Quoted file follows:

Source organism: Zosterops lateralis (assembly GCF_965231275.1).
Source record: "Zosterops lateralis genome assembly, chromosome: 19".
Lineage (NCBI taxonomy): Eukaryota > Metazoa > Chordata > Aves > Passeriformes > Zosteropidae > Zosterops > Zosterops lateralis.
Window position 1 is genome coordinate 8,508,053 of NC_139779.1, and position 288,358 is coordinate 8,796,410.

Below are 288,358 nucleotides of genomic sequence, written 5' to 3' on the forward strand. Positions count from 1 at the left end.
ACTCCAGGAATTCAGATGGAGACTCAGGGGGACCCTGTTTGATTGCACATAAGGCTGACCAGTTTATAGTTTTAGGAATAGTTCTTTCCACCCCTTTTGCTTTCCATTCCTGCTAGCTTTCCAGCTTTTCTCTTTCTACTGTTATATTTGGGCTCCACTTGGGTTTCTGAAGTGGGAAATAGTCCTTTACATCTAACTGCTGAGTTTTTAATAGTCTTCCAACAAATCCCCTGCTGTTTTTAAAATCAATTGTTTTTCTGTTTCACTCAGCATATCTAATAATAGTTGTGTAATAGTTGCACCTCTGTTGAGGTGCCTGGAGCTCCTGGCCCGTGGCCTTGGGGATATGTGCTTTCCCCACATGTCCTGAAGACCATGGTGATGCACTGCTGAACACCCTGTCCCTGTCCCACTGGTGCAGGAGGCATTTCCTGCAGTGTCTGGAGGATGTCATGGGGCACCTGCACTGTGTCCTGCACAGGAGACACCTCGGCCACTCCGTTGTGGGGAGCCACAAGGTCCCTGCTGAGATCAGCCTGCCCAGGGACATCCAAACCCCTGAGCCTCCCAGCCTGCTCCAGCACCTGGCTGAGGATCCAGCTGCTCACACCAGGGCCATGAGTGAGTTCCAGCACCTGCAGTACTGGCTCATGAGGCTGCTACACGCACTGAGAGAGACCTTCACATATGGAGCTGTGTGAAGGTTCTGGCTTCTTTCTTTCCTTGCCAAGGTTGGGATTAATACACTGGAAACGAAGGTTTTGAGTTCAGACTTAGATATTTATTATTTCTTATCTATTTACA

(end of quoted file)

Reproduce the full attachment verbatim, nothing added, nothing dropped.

Source organism: Zosterops lateralis (assembly GCF_965231275.1).
Source record: "Zosterops lateralis genome assembly, chromosome: 19".
Lineage (NCBI taxonomy): Eukaryota > Metazoa > Chordata > Aves > Passeriformes > Zosteropidae > Zosterops > Zosterops lateralis.
Window position 1 is genome coordinate 8,508,053 of NC_139779.1, and position 288,358 is coordinate 8,796,410.

Below are 288,358 nucleotides of genomic sequence, written 5' to 3' on the forward strand. Positions count from 1 at the left end.
ACTCCAGGAATTCAGATGGAGACTCAGGGGGACCCTGTTTGATTGCACATAAGGCTGACCAGTTTATAGTTTTAGGAATAGTTCTTTCCACCCCTTTTGCTTTCCATTCCTGCTAGCTTTCCAGCTTTTCTCTTTCTACTGTTATATTTGGGCTCCACTTGGGTTTCTGAAGTGGGAAATAGTCCTTTACATCTAACTGCTGAGTTTTTAATAGTCTTCCAACAAATCCCCTGCTGTTTTTAAAATCAATTGTTTTTCTGTTTCACTCAGCATATCTAATAATAGTTGTGTAATAGTTGCACCTCTGTTGAGGTGCCTGGAGCTCCTGGCCCGTGGCCTTGGGGATATGTGCTTTCCCCACATGTCCTGAAGACCATGGTGATGCACTGCTGAACACCCTGTCCCTGTCCCACTGGTGCAGGAGGCATTTCCTGCAGTGTCTGGAGGATGTCATGGGGCACCTGCACTGTGTCCTGCACAGGAGACACCTCGGCCACTCCGTTGTGGGGAGCCACAAGGTCCCTGCTGAGATCAGCCTGCCCAGGGACATCCAAACCCCTGAGCCTCCCAGCCTGCTCCAGCACCTGGCTGAGGATCCAGCTGCTCACACCAGGGCCATGAGTGAGTTCCAGCACCTGCAGTACTGGCTCATGAGGCTGCTACACGCACTGAGAGAGACCTTCACATATGGAGCTGTGTGAAGGTTCTGGCTTCTTTCTTTCCTTGCCAAGGTTGGGATTAATACACTGGAAACGAAGGTTTTGAGTTCAGACTTAGATATTTATTATTTCTTATCTATTTACA